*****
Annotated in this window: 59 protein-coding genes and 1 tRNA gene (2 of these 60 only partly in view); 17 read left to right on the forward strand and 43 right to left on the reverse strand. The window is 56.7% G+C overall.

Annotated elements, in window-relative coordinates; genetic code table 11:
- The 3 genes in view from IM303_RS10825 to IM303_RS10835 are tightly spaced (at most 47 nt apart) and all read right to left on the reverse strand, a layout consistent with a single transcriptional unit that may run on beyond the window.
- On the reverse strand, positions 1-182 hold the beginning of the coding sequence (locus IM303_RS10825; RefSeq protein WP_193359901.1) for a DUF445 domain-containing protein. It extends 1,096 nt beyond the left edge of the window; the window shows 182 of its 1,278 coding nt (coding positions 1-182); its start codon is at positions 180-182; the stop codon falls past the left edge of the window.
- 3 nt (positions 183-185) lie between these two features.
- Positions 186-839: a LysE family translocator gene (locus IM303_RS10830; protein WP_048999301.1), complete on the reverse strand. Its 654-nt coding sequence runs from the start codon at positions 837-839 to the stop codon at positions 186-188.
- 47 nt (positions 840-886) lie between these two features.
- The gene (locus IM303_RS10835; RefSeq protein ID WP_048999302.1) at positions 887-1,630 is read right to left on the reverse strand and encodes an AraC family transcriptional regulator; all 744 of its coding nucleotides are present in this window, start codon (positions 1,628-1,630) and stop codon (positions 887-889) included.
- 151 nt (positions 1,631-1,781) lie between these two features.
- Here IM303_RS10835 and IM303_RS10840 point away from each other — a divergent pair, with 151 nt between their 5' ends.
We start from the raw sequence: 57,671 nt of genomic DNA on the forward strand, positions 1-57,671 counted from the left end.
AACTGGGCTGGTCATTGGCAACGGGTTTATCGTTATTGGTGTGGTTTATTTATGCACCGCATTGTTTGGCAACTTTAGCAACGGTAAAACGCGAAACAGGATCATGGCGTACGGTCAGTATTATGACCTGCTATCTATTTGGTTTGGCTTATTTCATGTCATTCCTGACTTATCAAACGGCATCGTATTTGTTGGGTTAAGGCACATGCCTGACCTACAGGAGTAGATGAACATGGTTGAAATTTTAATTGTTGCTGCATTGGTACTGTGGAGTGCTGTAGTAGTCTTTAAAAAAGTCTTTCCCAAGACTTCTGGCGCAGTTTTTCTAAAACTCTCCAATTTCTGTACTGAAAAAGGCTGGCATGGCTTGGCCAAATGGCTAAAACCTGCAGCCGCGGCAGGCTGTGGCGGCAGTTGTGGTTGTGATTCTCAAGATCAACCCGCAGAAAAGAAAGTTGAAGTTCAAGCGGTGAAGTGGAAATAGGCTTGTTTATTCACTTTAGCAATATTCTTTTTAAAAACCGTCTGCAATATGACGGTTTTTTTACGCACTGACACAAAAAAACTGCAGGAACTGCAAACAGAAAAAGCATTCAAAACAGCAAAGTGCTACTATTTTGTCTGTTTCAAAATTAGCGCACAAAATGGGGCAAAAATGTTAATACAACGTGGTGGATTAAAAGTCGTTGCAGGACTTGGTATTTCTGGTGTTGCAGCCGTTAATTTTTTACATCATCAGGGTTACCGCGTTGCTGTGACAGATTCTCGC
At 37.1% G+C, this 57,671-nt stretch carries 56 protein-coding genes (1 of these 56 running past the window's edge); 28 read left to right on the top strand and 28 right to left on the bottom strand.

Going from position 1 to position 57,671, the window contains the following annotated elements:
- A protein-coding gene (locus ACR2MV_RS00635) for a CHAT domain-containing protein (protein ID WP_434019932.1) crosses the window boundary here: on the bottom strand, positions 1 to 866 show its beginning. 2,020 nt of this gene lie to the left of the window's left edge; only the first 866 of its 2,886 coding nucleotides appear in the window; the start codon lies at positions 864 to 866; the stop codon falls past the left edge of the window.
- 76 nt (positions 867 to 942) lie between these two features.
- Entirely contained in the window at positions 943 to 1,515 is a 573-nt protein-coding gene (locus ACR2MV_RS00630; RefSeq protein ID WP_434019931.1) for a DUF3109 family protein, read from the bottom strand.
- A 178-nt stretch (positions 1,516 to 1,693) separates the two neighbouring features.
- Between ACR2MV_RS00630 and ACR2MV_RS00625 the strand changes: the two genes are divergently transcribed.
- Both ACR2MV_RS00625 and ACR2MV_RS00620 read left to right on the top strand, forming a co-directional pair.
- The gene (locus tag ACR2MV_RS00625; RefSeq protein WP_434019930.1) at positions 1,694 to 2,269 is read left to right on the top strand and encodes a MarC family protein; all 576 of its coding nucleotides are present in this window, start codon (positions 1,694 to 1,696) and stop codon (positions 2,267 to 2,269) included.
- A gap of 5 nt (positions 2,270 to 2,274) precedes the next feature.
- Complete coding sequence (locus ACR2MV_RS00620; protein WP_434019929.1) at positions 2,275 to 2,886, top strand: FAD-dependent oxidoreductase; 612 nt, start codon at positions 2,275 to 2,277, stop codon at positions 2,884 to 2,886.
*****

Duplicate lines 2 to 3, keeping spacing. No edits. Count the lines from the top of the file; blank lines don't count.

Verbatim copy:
Annotated elements, in window-relative coordinates; genetic code table 11:
- The 3 genes in view from IM303_RS10825 to IM303_RS10835 are tightly spaced (at most 47 nt apart) and all read right to left on the reverse strand, a layout consistent with a single transcriptional unit that may run on beyond the window.